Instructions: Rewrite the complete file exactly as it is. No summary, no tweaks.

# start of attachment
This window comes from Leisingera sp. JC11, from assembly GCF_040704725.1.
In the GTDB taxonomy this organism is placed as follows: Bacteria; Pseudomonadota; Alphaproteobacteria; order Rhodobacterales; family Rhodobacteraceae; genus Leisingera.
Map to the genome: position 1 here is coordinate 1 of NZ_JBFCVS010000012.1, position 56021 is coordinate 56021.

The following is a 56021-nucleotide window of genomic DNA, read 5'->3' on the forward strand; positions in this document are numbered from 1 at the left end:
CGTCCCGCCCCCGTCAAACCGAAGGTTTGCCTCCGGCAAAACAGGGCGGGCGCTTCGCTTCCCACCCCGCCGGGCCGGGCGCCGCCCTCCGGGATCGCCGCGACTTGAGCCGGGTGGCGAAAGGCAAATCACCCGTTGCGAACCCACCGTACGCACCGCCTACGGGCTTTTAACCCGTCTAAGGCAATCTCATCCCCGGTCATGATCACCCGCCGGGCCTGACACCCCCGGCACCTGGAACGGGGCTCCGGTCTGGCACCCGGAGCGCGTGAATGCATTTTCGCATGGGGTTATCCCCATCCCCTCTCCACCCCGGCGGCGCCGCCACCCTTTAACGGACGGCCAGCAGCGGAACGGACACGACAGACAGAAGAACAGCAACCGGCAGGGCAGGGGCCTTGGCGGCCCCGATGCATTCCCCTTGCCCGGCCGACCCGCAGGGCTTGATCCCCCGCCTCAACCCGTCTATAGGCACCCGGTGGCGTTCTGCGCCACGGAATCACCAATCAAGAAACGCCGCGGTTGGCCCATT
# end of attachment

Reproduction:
This window comes from Leisingera sp. JC11, from assembly GCF_040704725.1.
In the GTDB taxonomy this organism is placed as follows: Bacteria; Pseudomonadota; Alphaproteobacteria; order Rhodobacterales; family Rhodobacteraceae; genus Leisingera.
Map to the genome: position 1 here is coordinate 1 of NZ_JBFCVS010000012.1, position 56021 is coordinate 56021.

The following is a 56021-nucleotide window of genomic DNA, read 5'->3' on the forward strand; positions in this document are numbered from 1 at the left end:
CGTCCCGCCCCCGTCAAACCGAAGGTTTGCCTCCGGCAAAACAGGGCGGGCGCTTCGCTTCCCACCCCGCCGGGCCGGGCGCCGCCCTCCGGGATCGCCGCGACTTGAGCCGGGTGGCGAAAGGCAAATCACCCGTTGCGAACCCACCGTACGCACCGCCTACGGGCTTTTAACCCGTCTAAGGCAATCTCATCCCCGGTCATGATCACCCGCCGGGCCTGACACCCCCGGCACCTGGAACGGGGCTCCGGTCTGGCACCCGGAGCGCGTGAATGCATTTTCGCATGGGGTTATCCCCATCCCCTCTCCACCCCGGCGGCGCCGCCACCCTTTAACGGACGGCCAGCAGCGGAACGGACACGACAGACAGAAGAACAGCAACCGGCAGGGCAGGGGCCTTGGCGGCCCCGATGCATTCCCCTTGCCCGGCCGACCCGCAGGGCTTGATCCCCCGCCTCAACCCGTCTATAGGCACCCGGTGGCGTTCTGCGCCACGGAATCACCAATCAAGAAACGCCGCGGTTGGCCCATT